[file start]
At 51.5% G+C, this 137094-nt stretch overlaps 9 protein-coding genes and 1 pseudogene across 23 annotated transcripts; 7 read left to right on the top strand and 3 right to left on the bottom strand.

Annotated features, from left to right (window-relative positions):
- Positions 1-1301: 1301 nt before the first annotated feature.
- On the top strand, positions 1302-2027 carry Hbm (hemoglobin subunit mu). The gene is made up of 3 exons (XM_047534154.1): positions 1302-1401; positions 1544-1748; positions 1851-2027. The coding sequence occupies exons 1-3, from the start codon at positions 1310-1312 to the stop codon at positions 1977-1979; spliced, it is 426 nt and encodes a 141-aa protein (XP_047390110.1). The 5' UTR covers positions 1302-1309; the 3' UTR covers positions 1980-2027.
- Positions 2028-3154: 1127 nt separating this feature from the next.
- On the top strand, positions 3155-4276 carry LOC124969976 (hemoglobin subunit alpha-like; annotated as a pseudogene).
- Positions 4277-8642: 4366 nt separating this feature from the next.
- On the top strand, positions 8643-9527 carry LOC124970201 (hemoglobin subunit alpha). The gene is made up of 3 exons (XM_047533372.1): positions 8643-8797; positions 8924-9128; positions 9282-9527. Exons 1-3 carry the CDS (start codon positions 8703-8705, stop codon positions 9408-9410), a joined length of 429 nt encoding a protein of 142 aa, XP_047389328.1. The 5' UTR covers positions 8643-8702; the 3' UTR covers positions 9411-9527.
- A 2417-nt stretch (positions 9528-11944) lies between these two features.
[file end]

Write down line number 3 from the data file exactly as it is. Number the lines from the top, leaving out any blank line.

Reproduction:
- Positions 1-1301: 1301 nt before the first annotated feature.